The big companies like Google give their team sabbaticals because they realize the value of it. You know this from your acting, the worst thing in the world to go to an actress, “What are you working on now?” If you’re somebody in the corporate world, “Have you gotten promoted lately?” Nobody wants to get stuck in that. That is a perfect segue into your tackling the five myths of achievement. Let’s pick the biggest myth and double-click on that a little bit.
The myth of goals would be the most or the myth of goal-setting. I have a phrase in the book which is, “Goal-setting can lead you astray.” I firmly believe that because there’s something called goal contagion. For example, and you probably know this because we’re in a similar field, when I run my Rock The Room programs so often people would come to me and they’d say, “I want to do a TEDx Talk or a Ted Talk. I want to have a New York Times Bestseller.” I thought, “You and 1,800 other people. Where did that come from? Did that come from within? Is that because everyone around you is doing it?” When I was in Hollywood, in my days of doing film and projects, this is now somewhat passed but all the directors used to wear leather jackets and have their hair in a ponytail. It’s like you see young women walking down the street in their flip flops, they have long hair, they’ve got white T-shirts, cutoff jeans, and all the girls look the same.
All the Millennial guys look the same with their beards.
There was a phase when all the guys would have their hair in that tuft on the top of their head with a little crisscross. I used to say like, “I want to put a golf ball in there and whack it like it’s a little tee.” The point is everyone starts to look the same. Whether it’s the cul-de-sac, the community, or the culture, what I’m encouraging in the book is to step back and make sure that what you want is what you want because otherwise, that goal will lead you astray. I’ve seen this so much in the entrepreneur, the speaker market, the corporate market, and the artists market where people have some target that is coming from without. They get it and they’re miserable, or they don’t get it and they’re miserable.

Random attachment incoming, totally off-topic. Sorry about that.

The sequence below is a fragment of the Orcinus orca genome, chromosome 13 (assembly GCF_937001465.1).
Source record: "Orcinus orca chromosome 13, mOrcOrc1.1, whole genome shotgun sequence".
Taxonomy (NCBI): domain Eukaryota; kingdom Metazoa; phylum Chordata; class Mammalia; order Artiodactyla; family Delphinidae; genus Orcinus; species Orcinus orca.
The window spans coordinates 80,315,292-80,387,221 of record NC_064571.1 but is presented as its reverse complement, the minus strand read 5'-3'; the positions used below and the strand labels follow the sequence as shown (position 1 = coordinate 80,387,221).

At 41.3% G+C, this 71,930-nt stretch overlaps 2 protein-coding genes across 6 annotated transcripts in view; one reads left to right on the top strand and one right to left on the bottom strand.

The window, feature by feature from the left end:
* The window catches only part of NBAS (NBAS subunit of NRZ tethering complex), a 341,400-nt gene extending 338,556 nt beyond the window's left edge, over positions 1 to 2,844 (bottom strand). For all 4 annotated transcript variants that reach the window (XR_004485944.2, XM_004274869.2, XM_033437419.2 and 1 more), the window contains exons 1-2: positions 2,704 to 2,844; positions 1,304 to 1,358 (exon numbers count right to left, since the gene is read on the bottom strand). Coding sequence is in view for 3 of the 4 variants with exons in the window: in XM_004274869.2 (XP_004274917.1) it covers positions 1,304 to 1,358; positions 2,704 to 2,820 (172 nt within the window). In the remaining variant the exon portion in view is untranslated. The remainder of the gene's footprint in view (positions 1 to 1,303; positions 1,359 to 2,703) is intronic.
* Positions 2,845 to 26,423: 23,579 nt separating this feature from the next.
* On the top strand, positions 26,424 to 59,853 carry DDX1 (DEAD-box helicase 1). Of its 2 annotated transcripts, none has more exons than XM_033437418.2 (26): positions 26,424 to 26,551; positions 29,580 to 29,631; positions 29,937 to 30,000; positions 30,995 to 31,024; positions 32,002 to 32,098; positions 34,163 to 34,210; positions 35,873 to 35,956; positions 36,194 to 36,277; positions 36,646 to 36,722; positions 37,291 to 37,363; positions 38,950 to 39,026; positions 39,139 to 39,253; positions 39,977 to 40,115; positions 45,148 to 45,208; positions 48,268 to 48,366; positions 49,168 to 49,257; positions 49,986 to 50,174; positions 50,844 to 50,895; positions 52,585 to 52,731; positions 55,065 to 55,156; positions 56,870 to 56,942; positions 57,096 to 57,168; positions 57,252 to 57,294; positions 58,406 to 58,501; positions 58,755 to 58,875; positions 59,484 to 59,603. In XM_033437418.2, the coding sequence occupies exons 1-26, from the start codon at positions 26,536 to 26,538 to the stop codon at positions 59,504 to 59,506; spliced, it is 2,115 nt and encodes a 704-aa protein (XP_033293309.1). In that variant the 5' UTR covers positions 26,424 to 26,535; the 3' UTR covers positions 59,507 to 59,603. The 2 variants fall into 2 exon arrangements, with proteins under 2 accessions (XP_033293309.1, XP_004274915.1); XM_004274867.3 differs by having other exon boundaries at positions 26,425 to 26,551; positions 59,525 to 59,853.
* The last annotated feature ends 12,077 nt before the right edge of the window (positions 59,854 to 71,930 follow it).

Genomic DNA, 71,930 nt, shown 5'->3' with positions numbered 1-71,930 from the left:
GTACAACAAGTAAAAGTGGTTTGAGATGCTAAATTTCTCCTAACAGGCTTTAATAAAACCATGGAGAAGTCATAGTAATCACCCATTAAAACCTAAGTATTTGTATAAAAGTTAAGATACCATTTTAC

I should tell you where the whole term comes from, but the risking forward is about following the inner current. Some of the most celebrated companies and creative endeavors didn’t begin with clarity and a goal. I worked with the leadership team at Starbucks, Microsoft, PayPal. I’ve worked with people on the opera stage. I worked with people with PBS Specials, huge talks around the world, Hollywood directors. I will tell you across the board, whether it’s corporate or Hollywood or anything in between, some of the most celebrated creative individuals and corporate individuals had no idea what they were doing. They were following that inner current.